The less than symbol "<" indicates that the input should be taken from the file named "wiki.txt", and the greater than symbol ">" indicates that the output should be redirected to a file named "wiki.hist". By default, input is read from stdin (standard input) and written to stdout (standard output). Standard input is usually the keyboard and standard output is usually the active window. The pipe symbol "|" is used to connect the output of one program to the input of the next. In this case, sed outputs a sequence of tokens (words) which are then piped into sort. Sort outputs a sequence of sorted tokens which are then piped into uniq, which counts up the runs, producing the desired result. We can understand this program better by breaking it up into smaller pieces. Lets start by looking at the beginning of the input file. The Unix program sed can be used as follows to show the first five lines of the wiki file:
$ sed 5q < wiki.txt 


Гъизляр яги БагIаршагьар () — Туркияб мацIалдаса магIарул мацIалде буссине гьабуни "Ясшагьар". Цебе заманалда гьениб букIун буго кIудияб лагъзал ричулеб базар. Гьениса ричун росулел (яги рикъулел) рукIун руго руччабиги, хIалтIухъабиги. 
In the same way, we can use the same command, sed, to verify that the first few tokens generated by sed do indeed correspond to the first few words in the wiki file.
$ sed 's/[^а-яА-ЯIӀ]\+/\n/g' < wiki.txt | sed 5q



Similarly, we can verify that the output of the sort step produces a sequence of (not necessarily distinct) tokens in lexicographic order.
$ sed 's/[^а-яА-ЯIӀ]\+/\n/g' < wiki.txt | 
sort -r | 
sed 10q

Finally, the uniq step counts up the repeated tokens.
$ sed 's/[^а-яА-ЯIӀ]\+/\n/g' < wiki.txt | 
sort -r | 
uniq -c | 
sed 5q

      5 Яшар
      1 яшавалда
     17 яшав
      1 ячуна
      1 Ячун

2. More counting exercises

This section will show three variants of the counting program above to illustrate just how easy it is to count a wide variety of (possibly) useful things. The details of the examples aren't all that important. The point is to realise that pipelines are so powerful that they can be easily extended to count words (by almost any definition one can imagine), ngrams, and much more.

The examples in this section will discuss various (weird) definitions of what is a "word". Some students get distracted at this point by these weird definitions and lose sight of the point — that pipelines make it relatively easy to mix and match a small number of simple programs in very powerful ways. But even these students usually come around when they see how these very same techiques can be used to count ngrams, which is really nothing other than yet another weird definition of what is a word/token.

The first of the three examples shows that a straightforward one-line modification to the counting program can be used to merge the counts for upper and lower case. The first line in the new program below collapses the case distinction by translating lower case to upper case:

$ uconv -x upper < wiki.txt | 
sed 's/[^А-Яа-яI]\+/\n/g' |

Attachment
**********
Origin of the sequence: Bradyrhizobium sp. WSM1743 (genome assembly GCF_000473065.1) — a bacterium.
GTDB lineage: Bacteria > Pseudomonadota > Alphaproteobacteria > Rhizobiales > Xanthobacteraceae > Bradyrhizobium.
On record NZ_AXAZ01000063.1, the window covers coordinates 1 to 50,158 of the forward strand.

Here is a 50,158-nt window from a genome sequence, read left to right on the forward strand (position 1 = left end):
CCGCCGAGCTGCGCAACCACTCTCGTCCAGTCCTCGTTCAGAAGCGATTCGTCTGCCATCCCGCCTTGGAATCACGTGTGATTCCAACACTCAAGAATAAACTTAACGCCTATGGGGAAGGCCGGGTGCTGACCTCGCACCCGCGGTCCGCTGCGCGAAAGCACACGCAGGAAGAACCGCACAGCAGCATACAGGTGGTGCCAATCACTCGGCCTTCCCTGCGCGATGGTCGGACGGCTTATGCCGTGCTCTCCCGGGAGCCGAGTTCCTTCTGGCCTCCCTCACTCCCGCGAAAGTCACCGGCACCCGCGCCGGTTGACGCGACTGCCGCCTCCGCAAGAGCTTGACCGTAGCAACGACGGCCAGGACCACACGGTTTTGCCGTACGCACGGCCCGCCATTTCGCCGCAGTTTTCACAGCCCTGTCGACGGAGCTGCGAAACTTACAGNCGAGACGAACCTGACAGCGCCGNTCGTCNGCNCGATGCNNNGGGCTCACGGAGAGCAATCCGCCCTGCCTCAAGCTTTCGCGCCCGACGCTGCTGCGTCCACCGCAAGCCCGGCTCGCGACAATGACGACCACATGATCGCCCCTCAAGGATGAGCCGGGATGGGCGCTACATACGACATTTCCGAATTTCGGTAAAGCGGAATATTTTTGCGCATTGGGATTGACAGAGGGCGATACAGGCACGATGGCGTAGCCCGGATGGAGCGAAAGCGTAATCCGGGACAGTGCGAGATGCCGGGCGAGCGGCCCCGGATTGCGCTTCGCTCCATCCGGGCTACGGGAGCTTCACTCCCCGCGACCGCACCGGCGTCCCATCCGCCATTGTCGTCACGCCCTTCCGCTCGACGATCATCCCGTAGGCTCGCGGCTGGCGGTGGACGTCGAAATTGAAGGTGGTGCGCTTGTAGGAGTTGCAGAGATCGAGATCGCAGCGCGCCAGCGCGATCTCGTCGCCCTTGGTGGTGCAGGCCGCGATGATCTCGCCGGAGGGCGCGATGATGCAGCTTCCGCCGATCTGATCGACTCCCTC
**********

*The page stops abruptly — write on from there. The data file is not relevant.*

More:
sort -r | 
uniq -c | 
sed 5q
Small changes to the tokenising rule are easy to make, and can have a dramatic impact. The second example shows that we can count vowel sequences instead of words by changing the tokenising rule (the sed line) to emit sequences of vowels rather than sequences of alphabetic characters.
$ uconv -x upper < wiki.txt | 
sed 's/[^АЭИОУЯЕЫЁЮ]\+/\n/g' | 
sort -r | 
uniq -c 
$ uconv -x upper < wiki.txt | 
sort -r | 
uniq -c 

These three examples are intended to show how easy it is to change the definition of what counts as a word. Sometimes you want to distinguish between upper and lower case, and sometimes you don't. Sometimes you want to collapse morphological variants (does hostage = hostages). Different languages use different character sets. Sometimes I get email from Sweden, for example, where "y" is a vowel. The tokeniser depends on what you are trying to do. The same basic counting program can be used to count a variety of different things, depending on how you implement the definition of thing (=token).

You can find the documentation for the sort command (and many other commands as well) by saying

$ man sort

If you want to see the document for some other command, simply replace the sort with the name of that other command.

The man page for sed explains that it inputs a stream and applies various transformations depending on an expression, in

sed 's/а/б/g'

sed changes all instances of 'а' to 'б'. The 's' means match a pattern in the stream and replace it with something else. The pattern and replacement are put between '/' characters, and the final 'g' means do this to all instances of the pattern you see in the stream. The sed command,

sed 's/[^А-Яа-яI]\+/\n/g'

translates any non-alphabetic character to newline. Non-alphabetic characters include puctuation, white space, control characters, etc. It is easier to refer to non-alphabetic characters by referring to their complement because many of them (like newline) are hard to refer to (without knowing the context).